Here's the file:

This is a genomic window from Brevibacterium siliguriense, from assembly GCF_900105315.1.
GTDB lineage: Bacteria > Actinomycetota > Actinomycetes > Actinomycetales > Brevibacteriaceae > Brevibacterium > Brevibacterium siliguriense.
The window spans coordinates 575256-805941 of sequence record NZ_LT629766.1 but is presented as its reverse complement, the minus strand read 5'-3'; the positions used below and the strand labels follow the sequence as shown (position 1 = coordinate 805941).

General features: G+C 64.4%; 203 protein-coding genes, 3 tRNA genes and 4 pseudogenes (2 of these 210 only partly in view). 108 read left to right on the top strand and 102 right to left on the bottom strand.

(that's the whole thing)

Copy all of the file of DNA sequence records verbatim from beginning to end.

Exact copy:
This is a genomic window from Brevibacterium siliguriense, from assembly GCF_900105315.1.
GTDB lineage: Bacteria > Actinomycetota > Actinomycetes > Actinomycetales > Brevibacteriaceae > Brevibacterium > Brevibacterium siliguriense.
The window spans coordinates 575256-805941 of sequence record NZ_LT629766.1 but is presented as its reverse complement, the minus strand read 5'-3'; the positions used below and the strand labels follow the sequence as shown (position 1 = coordinate 805941).

General features: G+C 64.4%; 203 protein-coding genes, 3 tRNA genes and 4 pseudogenes (2 of these 210 only partly in view). 108 read left to right on the top strand and 102 right to left on the bottom strand.